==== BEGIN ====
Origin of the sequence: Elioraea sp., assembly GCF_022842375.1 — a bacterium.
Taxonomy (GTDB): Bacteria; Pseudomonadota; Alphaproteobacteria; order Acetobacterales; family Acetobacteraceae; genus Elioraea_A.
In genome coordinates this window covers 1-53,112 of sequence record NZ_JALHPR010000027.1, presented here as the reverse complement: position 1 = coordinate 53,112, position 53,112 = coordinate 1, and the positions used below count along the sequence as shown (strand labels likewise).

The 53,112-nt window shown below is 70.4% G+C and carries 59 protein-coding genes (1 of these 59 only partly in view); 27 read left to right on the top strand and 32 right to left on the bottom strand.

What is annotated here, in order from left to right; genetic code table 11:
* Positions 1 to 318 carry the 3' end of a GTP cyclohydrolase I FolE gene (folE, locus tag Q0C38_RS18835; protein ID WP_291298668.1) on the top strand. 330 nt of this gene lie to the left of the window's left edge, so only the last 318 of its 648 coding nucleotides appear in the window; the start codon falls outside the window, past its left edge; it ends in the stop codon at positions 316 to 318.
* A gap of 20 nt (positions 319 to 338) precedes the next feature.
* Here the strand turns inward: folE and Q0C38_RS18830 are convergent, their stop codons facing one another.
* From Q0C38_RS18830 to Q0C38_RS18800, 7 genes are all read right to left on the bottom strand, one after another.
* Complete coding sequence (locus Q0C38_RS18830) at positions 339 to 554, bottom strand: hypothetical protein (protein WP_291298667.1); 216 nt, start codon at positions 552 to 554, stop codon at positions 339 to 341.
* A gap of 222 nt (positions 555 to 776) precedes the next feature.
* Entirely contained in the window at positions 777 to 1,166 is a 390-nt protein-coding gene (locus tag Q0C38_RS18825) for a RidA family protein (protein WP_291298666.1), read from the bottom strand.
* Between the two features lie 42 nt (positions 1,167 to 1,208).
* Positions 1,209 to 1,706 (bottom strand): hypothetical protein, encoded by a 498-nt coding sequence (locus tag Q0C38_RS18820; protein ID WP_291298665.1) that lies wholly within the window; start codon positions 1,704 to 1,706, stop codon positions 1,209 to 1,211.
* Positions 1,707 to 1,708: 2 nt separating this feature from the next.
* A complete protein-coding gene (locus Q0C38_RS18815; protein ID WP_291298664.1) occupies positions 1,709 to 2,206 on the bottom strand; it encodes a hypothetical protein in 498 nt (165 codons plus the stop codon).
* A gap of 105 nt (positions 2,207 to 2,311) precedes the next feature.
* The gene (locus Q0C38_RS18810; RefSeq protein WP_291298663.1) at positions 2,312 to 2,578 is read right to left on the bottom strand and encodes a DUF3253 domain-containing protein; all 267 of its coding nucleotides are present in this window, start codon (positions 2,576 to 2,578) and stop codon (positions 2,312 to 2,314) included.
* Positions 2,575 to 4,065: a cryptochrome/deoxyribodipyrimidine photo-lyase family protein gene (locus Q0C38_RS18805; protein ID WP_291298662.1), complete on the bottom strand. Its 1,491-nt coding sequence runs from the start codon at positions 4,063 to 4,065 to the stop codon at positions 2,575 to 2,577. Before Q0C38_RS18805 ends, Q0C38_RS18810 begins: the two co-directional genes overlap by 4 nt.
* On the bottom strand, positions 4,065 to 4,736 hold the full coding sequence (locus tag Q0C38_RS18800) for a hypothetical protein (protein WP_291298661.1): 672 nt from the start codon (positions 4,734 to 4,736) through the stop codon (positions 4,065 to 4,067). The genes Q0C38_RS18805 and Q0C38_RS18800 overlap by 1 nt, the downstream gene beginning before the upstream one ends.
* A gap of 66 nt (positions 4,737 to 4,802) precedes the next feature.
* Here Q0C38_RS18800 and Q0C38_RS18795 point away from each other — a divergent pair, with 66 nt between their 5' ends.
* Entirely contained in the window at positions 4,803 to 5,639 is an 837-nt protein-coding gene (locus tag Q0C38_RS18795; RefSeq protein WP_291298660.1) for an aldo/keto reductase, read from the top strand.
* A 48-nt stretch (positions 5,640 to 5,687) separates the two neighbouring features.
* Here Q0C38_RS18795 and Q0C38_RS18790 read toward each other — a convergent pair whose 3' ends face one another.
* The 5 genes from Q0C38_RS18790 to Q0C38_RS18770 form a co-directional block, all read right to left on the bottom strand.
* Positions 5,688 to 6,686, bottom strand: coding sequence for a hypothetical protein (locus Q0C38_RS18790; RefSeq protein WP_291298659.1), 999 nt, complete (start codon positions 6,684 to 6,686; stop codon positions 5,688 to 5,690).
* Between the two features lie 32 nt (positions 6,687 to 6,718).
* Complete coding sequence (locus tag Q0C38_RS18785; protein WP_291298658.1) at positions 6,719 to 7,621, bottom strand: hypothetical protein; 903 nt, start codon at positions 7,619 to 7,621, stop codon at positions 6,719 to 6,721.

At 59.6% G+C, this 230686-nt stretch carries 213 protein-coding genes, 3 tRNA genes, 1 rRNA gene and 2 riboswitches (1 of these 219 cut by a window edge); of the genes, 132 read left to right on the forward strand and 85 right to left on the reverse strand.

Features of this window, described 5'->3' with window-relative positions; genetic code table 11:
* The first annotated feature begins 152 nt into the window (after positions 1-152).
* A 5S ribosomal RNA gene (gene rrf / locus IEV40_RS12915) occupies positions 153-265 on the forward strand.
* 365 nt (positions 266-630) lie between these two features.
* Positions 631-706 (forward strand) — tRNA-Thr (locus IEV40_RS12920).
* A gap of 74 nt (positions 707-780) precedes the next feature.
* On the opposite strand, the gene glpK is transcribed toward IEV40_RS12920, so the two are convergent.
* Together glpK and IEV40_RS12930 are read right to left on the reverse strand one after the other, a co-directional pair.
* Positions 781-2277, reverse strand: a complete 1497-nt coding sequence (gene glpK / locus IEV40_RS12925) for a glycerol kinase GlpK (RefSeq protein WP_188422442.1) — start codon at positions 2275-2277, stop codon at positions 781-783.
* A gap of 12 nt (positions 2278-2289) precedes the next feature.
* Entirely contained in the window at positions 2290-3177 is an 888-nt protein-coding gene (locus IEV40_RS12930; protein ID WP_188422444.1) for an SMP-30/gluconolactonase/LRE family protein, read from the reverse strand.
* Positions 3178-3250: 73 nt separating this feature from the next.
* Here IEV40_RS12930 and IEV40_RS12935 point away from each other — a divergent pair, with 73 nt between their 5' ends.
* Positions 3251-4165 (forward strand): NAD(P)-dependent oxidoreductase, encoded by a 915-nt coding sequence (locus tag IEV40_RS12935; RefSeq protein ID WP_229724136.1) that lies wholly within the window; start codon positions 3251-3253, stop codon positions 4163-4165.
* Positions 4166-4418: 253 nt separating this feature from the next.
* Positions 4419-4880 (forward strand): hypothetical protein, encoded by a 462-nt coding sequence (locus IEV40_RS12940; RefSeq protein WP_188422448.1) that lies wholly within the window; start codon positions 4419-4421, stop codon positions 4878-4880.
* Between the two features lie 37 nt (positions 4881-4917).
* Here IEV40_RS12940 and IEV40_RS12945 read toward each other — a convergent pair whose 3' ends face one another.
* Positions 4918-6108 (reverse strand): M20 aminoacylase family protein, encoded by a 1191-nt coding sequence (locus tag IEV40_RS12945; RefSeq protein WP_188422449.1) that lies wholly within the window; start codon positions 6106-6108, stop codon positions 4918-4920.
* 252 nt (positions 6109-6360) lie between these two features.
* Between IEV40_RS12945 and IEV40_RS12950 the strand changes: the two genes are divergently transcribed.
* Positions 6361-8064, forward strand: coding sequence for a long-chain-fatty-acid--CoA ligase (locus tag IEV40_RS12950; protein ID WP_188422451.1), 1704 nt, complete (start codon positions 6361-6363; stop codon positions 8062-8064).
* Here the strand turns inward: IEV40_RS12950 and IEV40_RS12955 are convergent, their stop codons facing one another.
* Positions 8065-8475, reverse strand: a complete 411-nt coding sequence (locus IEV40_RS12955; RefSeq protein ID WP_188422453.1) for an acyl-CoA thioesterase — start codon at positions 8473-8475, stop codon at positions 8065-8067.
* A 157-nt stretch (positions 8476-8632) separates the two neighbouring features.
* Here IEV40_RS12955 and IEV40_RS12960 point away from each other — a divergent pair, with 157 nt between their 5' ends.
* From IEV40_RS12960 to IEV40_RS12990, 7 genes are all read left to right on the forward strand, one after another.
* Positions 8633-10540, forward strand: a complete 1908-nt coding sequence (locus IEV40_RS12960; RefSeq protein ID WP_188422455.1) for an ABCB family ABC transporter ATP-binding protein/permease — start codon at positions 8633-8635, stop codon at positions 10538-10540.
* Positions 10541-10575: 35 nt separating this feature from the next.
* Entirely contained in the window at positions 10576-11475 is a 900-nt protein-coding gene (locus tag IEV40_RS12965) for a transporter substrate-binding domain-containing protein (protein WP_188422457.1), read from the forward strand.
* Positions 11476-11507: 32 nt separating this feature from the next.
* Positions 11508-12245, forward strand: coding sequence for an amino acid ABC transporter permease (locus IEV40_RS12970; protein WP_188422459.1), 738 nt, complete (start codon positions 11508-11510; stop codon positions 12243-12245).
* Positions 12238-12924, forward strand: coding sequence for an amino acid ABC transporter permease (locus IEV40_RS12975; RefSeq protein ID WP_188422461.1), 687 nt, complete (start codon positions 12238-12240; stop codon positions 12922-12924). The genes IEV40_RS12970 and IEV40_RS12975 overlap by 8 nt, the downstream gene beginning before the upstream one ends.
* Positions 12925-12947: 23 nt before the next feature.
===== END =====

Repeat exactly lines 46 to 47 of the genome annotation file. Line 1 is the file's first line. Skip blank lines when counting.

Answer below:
* Positions 4419-4880 (forward strand): hypothetical protein, encoded by a 462-nt coding sequence (locus IEV40_RS12940; RefSeq protein WP_188422448.1) that lies wholly within the window; start codon positions 4419-4421, stop codon positions 4878-4880.
* Between the two features lie 37 nt (positions 4881-4917).